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Reproducing inequality and identity: An intersectional analysis of maternal health preferences

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Pregnant workers and workers who are new mothers are, fundamentally, workers. They should not be relegated to second class citizenship in employee rights or benefits. The Pregnancy Discrimination Act does not…require employers to offer maternity leave or take other steps to make it easier for pregnant women to work. Introduction Can pregnant working women capture the benefits of equal citizenship? Or do the physical effects of pregnancy, combined with the law's general failure to insist that they be accommodated, make that an elusive goal?This chapter takes up those questions by reconsidering pregnancy discrimination law through the lens of social citizenship. Despite vital legislative and judicial victories that together had established a broad-based federal right of sex equality by the early 1970s, pregnant women continued to face myriad forms of discrimination in the workplace. During the campaign for and debate over the Pregnancy Discrimination Act (PDA) of 1978, advocates and legislators bandied about the familiar fear of second-class citizenship to argue for greater protection for pregnant women in the workplace. Like other important legislative enactments and of the same era, the central goal of the PDA was to promote women's equality by breaking down formal barriers to participation. At its core, this movement was a quest for equal social citizenship – access to paid work and economic security – for women. © Cambridge University Press 2009 and Cambridge University Press, 2010
Book
The aim of this book is to offer a comprehensive approach to understanding social injustice and its impact on public health. Part I explores the nature of social injustice and its adverse effects on public health. Part II describes in detail how the health of ten specific population groups is affected by social injustice. Part III explores how social injustice adversely affects health in ten different areas, ranging from infectious diseases to mental health, from prevention of assaultive violence and war, to occupational health and safety. Part IV provides an action agenda for what needs to be done to prevent social injustice and to minimize its impact on health. In sum, the book examines social injustice as a principal causative factor and as a consequence of many public health problems.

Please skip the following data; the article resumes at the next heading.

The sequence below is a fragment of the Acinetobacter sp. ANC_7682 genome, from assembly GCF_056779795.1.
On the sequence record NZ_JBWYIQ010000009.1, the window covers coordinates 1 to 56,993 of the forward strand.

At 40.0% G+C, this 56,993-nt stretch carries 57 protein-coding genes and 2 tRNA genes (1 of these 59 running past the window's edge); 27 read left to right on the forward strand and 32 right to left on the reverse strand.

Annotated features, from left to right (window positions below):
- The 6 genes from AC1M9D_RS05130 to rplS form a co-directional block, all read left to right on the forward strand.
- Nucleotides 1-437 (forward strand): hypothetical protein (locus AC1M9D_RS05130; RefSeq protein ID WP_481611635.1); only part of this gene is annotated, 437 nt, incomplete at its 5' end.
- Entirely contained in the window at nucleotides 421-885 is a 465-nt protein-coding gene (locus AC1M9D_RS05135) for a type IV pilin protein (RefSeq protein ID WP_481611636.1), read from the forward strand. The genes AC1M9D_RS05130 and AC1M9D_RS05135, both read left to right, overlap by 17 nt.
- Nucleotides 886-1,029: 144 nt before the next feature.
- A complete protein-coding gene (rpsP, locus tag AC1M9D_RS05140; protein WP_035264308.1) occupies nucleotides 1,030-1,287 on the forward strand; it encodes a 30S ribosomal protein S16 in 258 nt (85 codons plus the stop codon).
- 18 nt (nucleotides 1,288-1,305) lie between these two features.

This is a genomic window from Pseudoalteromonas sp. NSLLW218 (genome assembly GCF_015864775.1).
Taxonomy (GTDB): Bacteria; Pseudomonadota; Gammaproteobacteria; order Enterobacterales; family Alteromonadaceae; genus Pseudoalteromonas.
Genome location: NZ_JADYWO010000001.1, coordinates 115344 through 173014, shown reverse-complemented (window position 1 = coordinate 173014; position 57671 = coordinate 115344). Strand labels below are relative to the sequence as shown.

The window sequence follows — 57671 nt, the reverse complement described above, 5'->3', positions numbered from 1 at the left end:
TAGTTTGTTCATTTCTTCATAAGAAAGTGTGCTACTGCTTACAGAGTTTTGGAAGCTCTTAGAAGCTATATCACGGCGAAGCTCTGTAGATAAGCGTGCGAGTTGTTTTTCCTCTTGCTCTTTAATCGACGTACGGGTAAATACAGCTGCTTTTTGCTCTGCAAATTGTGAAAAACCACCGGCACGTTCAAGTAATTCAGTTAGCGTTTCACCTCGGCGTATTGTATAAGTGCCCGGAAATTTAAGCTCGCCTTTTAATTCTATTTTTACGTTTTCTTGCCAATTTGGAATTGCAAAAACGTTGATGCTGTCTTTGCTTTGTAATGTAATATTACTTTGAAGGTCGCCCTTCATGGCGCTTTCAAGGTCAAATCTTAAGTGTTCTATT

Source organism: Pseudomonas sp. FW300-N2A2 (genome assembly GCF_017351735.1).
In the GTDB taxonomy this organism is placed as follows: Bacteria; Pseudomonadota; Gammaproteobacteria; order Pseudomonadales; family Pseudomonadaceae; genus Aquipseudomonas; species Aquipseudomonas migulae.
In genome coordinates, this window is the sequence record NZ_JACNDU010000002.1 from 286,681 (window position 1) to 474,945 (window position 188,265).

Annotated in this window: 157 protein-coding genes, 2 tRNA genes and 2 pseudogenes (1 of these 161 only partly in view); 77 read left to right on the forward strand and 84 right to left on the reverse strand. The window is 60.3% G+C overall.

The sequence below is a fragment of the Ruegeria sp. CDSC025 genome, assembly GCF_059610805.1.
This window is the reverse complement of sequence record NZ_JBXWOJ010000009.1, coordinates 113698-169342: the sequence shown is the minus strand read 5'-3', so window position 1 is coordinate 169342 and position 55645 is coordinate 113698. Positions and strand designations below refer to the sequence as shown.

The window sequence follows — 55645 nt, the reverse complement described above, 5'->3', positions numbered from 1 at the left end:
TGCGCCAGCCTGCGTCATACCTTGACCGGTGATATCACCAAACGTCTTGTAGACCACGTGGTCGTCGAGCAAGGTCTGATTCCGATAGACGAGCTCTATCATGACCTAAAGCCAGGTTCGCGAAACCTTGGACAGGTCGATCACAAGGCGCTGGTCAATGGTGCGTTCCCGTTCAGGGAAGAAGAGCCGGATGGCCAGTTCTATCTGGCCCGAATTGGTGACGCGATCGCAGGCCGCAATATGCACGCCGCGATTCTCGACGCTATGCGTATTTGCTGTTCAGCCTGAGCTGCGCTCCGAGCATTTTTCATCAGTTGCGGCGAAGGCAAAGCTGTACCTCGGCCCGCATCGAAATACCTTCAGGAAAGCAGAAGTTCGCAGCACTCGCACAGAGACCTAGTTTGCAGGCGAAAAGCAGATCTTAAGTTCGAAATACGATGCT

Book
While extensive research has demonstrated that social determinants make a substantial difference to the health of adults and children alike, it can be difficult to understand how social conditions actually affect biology. Healthier Societies: From Analysis to Action addresses the fundamental questions that need to be answered in this regard before countries will invest seriously in addressing social conditions as a way of improving the health of the entire population. Part I of this book addresses the extent to which health is determined by biological factors or by social factors, and, more fundamentally, how the biological and social factors interact. Part II examines four case studies that demonstrate the ways in which social change can dramatically affect the health of adults, as well as launch children's lives onto healthy trajectories; this section analyzes nutrition, working conditions, social inequalities, and geographic disparities. Part III outlines the challenge of translating the research described in the first two sections into action. Even when people are convinced that social factors are as important as biological ones in determining health, and even when they believe that the impact is enormous in both adulthood and childhood, the challenge of changing and developing public policies and programs still remains. This last section takes a serious look at what would be involved in meeting this challenge.
Article
In the 1980s, Margaret Atwood, Gena Corea, and other feminists envisioned dystopias in which wealthy white women’s reproduction was valued and privileged and women of color’s reproduction was devalued and exploited. In subsequent decades, feminist scholars continued to criticize the stratification of reproduction by contrasting policies that penalize poor nonwhite women’s childbearing, on the one hand, with the high‐tech fertility industry that promotes childbearing by more affluent white women, on the other. In recent years, however, companies that market race‐based biotechnologies have promised to extend the benefits of genetic research to people of color, and media promoting genetic technologies have prominently featured their images. At the same time, the important role of genetic screening that makes individual citizens responsible for ensuring good health by reducing genetic risk may support the wider incorporation of genetic technologies into the neoliberal health care system. I argue, therefore, that we need a new reproductive dystopia that accounts for the changing political context of reproduction. This article critically explores the role of race and racism in the emergence of reproductive technologies that incorporate advances in genetic science and considers the implications of including women of color in the market for reprogenetic technologies, particularly when this is done with the expectation that women will use these technologies to manage genetic risk. In investigating these issues, I hope to shed light on the critical relationship between racism, neoliberalism, and reproduction.